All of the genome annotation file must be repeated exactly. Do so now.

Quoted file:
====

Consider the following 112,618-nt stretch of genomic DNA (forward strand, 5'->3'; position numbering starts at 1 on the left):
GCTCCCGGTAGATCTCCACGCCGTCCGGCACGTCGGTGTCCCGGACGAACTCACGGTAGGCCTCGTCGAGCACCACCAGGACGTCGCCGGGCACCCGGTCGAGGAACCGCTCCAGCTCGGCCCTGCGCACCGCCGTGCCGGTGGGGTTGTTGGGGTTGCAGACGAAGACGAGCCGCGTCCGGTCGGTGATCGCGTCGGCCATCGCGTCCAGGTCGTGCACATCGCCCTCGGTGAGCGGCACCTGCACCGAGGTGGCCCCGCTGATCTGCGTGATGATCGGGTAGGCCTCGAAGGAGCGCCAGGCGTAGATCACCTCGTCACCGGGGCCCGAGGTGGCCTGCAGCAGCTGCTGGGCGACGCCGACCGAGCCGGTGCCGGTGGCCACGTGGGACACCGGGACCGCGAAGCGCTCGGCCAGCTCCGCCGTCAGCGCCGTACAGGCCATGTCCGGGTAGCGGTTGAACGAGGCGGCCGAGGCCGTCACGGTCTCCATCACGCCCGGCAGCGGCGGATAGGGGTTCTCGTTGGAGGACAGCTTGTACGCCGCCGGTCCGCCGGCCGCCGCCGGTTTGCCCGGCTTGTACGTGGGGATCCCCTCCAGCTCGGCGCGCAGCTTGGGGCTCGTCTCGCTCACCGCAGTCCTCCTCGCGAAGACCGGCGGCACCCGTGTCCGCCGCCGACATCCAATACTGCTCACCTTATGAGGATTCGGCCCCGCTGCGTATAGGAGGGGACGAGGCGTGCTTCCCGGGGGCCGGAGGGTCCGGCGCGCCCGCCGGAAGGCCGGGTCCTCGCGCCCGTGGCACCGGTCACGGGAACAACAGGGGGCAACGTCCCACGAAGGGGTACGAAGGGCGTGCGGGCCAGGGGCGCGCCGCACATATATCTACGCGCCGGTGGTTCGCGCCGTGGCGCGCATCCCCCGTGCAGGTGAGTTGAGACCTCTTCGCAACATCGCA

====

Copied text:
Consider the following 112,618-nt stretch of genomic DNA (forward strand, 5'->3'; position numbering starts at 1 on the left):
GCTCCCGGTAGATCTCCACGCCGTCCGGCACGTCGGTGTCCCGGACGAACTCACGGTAGGCCTCGTCGAGCACCACCAGGACGTCGCCGGGCACCCGGTCGAGGAACCGCTCCAGCTCGGCCCTGCGCACCGCCGTGCCGGTGGGGTTGTTGGGGTTGCAGACGAAGACGAGCCGCGTCCGGTCGGTGATCGCGTCGGCCATCGCGTCCAGGTCGTGCACATCGCCCTCGGTGAGCGGCACCTGCACCGAGGTGGCCCCGCTGATCTGCGTGATGATCGGGTAGGCCTCGAAGGAGCGCCAGGCGTAGATCACCTCGTCACCGGGGCCCGAGGTGGCCTGCAGCAGCTGCTGGGCGACGCCGACCGAGCCGGTGCCGGTGGCCACGTGGGACACCGGGACCGCGAAGCGCTCGGCCAGCTCCGCCGTCAGCGCCGTACAGGCCATGTCCGGGTAGCGGTTGAACGAGGCGGCCGAGGCCGTCACGGTCTCCATCACGCCCGGCAGCGGCGGATAGGGGTTCTCGTTGGAGGACAGCTTGTACGCCGCCGGTCCGCCGGCCGCCGCCGGTTTGCCCGGCTTGTACGTGGGGATCCCCTCCAGCTCGGCGCGCAGCTTGGGGCTCGTCTCGCTCACCGCAGTCCTCCTCGCGAAGACCGGCGGCACCCGTGTCCGCCGCCGACATCCAATACTGCTCACCTTATGAGGATTCGGCCCCGCTGCGTATAGGAGGGGACGAGGCGTGCTTCCCGGGGGCCGGAGGGTCCGGCGCGCCCGCCGGAAGGCCGGGTCCTCGCGCCCGTGGCACCGGTCACGGGAACAACAGGGGGCAACGTCCCACGAAGGGGTACGAAGGGCGTGCGGGCCAGGGGCGCGCCGCACATATATCTACGCGCCGGTGGTTCGCGCCGTGGCGCGCATCCCCCGTGCAGGTGAGTTGAGACCTCTTCGCAACATCGCA